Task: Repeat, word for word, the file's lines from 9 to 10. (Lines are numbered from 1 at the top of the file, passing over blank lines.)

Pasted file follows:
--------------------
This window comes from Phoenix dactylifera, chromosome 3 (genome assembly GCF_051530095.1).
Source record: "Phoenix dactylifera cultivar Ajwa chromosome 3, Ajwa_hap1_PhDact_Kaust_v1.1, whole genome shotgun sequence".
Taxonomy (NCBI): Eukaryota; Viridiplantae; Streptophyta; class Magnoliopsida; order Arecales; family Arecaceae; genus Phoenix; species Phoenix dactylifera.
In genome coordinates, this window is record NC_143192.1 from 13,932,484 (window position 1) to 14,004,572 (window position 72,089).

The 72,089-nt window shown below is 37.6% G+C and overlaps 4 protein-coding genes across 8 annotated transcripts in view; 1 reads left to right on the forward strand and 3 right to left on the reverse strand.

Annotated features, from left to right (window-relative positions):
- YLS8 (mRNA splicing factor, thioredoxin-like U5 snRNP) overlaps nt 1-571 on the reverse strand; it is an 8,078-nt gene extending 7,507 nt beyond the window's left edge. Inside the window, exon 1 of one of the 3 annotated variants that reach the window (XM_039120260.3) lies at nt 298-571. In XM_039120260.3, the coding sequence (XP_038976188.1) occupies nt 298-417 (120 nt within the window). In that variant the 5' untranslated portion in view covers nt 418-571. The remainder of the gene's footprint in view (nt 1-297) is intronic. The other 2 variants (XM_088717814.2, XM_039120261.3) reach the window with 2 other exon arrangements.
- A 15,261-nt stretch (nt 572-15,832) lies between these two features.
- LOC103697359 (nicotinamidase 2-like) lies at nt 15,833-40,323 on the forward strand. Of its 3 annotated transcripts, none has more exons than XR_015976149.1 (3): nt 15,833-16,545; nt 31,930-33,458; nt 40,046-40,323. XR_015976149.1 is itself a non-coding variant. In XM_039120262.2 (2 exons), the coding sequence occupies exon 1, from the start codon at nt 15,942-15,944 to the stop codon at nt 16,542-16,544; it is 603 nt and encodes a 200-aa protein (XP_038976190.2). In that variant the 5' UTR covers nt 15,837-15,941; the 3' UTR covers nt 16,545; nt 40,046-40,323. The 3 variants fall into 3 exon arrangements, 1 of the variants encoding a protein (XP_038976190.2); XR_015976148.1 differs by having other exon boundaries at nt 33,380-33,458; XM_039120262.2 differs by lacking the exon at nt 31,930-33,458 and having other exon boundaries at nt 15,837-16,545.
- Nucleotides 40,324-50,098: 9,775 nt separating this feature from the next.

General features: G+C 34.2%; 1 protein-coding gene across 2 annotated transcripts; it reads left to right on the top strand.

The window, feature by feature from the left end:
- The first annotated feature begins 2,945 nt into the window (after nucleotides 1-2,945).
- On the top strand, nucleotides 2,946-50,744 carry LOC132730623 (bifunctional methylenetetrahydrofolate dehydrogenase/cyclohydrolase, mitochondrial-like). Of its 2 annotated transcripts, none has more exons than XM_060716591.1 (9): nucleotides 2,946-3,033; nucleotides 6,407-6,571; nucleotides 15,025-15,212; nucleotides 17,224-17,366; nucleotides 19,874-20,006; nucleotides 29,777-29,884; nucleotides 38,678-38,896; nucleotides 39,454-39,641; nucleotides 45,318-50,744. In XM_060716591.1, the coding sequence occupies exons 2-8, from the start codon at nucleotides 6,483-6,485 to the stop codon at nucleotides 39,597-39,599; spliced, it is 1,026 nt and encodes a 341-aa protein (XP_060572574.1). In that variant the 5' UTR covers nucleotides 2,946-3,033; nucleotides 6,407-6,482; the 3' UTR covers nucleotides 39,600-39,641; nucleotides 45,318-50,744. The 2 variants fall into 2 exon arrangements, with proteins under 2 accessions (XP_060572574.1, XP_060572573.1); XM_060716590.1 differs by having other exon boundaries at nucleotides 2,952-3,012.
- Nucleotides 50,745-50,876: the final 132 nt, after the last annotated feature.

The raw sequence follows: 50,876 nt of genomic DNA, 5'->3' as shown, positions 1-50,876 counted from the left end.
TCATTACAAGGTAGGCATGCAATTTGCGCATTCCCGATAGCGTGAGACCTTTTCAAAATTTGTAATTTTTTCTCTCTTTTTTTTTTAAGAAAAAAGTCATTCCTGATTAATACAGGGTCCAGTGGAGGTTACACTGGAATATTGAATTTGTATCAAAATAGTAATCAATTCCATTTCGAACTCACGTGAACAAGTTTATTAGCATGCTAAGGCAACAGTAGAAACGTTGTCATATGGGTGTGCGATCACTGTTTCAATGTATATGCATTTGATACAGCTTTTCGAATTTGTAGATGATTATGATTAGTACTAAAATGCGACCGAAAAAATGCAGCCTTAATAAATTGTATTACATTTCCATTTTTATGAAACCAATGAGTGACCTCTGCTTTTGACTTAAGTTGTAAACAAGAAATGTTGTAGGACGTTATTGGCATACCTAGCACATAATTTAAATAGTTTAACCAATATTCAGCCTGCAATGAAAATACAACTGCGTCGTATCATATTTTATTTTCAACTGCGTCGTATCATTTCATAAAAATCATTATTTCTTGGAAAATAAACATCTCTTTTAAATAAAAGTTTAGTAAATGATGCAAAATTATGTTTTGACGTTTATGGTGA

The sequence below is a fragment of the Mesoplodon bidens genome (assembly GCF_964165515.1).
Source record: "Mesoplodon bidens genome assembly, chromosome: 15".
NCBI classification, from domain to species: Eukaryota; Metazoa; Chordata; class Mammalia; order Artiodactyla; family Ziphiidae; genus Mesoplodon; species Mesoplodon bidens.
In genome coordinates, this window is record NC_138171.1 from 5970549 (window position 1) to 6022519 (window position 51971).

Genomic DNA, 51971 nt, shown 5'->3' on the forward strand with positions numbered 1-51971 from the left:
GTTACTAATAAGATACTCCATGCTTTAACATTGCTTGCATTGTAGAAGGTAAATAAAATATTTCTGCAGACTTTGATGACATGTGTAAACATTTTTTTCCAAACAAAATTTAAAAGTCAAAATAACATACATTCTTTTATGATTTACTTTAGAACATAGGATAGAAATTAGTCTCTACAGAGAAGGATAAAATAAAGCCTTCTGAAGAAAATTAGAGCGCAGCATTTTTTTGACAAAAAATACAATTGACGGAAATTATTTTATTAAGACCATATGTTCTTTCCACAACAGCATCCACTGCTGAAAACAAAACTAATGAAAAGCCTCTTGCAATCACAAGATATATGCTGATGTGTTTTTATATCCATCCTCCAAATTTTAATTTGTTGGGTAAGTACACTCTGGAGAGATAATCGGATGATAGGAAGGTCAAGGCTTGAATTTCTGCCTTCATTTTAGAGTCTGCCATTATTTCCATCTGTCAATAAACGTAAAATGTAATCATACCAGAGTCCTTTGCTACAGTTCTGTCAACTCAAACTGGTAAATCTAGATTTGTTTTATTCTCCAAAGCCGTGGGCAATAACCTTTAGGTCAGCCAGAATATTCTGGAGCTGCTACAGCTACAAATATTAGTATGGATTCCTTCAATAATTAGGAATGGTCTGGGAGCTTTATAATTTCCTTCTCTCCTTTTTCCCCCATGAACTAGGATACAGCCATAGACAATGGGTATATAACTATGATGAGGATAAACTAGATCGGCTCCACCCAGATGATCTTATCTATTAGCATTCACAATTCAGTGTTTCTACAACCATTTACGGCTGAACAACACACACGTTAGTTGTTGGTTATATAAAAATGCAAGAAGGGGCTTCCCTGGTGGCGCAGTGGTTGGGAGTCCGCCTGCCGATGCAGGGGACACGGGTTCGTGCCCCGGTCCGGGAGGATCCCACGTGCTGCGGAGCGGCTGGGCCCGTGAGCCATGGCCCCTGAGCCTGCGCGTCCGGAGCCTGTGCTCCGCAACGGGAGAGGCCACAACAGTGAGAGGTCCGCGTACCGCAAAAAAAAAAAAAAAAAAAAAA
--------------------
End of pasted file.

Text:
- LOC103697359 (nicotinamidase 2-like) lies at nt 15,833-40,323 on the forward strand. Of its 3 annotated transcripts, none has more exons than XR_015976149.1 (3): nt 15,833-16,545; nt 31,930-33,458; nt 40,046-40,323. XR_015976149.1 is itself a non-coding variant. In XM_039120262.2 (2 exons), the coding sequence occupies exon 1, from the start codon at nt 15,942-15,944 to the stop codon at nt 16,542-16,544; it is 603 nt and encodes a 200-aa protein (XP_038976190.2). In that variant the 5' UTR covers nt 15,837-15,941; the 3' UTR covers nt 16,545; nt 40,046-40,323. The 3 variants fall into 3 exon arrangements, 1 of the variants encoding a protein (XP_038976190.2); XR_015976148.1 differs by having other exon boundaries at nt 33,380-33,458; XM_039120262.2 differs by lacking the exon at nt 31,930-33,458 and having other exon boundaries at nt 15,837-16,545.
- Nucleotides 40,324-50,098: 9,775 nt separating this feature from the next.